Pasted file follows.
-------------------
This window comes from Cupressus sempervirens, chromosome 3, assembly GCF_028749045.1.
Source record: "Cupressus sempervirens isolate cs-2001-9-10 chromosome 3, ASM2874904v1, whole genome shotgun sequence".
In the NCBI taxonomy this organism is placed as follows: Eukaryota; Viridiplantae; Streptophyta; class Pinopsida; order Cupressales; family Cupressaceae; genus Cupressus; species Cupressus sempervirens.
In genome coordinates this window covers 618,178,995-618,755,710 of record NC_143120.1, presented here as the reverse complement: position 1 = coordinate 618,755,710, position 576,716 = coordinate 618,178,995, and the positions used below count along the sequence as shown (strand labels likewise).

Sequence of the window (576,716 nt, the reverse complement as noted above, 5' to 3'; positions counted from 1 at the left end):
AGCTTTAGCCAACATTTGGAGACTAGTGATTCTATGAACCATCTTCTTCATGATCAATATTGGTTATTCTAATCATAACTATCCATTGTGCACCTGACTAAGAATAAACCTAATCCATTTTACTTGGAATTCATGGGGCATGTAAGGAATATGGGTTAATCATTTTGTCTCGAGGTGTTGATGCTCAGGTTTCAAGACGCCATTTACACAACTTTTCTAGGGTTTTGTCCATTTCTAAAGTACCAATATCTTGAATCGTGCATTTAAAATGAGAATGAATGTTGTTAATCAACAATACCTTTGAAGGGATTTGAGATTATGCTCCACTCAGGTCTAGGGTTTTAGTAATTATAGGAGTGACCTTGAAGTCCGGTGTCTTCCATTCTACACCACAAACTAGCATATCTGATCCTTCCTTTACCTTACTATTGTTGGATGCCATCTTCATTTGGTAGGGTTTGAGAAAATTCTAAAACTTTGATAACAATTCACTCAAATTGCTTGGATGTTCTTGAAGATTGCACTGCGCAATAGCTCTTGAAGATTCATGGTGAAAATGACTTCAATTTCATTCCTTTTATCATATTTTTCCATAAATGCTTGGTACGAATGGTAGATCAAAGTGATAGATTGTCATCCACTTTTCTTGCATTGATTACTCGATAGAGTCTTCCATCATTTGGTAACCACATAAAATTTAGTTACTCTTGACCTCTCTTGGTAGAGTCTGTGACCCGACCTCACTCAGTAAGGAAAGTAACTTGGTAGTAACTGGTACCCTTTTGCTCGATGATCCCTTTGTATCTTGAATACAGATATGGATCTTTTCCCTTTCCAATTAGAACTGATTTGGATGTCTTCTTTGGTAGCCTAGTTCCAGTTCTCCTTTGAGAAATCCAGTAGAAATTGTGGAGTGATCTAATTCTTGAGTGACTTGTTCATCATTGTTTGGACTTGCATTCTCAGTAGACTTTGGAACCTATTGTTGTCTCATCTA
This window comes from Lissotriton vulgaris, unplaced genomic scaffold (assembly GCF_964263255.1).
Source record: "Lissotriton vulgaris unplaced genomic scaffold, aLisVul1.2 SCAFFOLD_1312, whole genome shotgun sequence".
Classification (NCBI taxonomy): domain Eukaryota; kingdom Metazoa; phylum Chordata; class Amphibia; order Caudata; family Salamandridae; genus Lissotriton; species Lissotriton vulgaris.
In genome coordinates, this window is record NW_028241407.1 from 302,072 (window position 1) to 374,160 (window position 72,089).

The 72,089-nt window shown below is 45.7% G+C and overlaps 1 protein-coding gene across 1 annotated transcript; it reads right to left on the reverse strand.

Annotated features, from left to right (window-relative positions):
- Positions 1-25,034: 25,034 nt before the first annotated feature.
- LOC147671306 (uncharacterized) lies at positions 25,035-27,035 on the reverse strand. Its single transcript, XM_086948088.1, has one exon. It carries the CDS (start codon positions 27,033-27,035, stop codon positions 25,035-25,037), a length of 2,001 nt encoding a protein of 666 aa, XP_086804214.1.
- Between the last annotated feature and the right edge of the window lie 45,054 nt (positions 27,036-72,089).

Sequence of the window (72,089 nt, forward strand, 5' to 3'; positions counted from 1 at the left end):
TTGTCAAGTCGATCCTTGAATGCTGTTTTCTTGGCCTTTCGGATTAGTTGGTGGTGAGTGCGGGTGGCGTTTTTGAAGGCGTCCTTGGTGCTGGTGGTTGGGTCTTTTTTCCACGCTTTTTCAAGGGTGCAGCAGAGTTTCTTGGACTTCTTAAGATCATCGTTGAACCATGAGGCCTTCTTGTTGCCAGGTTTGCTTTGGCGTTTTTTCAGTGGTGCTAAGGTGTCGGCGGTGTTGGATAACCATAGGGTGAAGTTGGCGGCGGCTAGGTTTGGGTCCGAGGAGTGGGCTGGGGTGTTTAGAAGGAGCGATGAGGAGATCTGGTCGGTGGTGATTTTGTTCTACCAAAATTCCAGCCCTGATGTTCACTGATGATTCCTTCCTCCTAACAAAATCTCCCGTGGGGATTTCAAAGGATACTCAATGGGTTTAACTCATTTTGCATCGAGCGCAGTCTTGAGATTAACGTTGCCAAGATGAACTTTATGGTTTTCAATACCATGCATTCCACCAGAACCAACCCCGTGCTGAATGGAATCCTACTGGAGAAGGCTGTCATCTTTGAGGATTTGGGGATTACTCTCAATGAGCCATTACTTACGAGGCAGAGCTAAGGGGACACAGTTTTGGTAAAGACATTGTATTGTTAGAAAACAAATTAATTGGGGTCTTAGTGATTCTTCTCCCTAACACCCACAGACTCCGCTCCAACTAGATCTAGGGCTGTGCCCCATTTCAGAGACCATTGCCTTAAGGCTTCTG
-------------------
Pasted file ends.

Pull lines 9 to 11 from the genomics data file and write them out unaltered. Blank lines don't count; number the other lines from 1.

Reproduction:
Classification (NCBI taxonomy): domain Eukaryota; kingdom Metazoa; phylum Chordata; class Amphibia; order Caudata; family Salamandridae; genus Lissotriton; species Lissotriton vulgaris.
In genome coordinates, this window is record NW_028241407.1 from 302,072 (window position 1) to 374,160 (window position 72,089).

The 72,089-nt window shown below is 45.7% G+C and overlaps 1 protein-coding gene across 1 annotated transcript; it reads right to left on the reverse strand.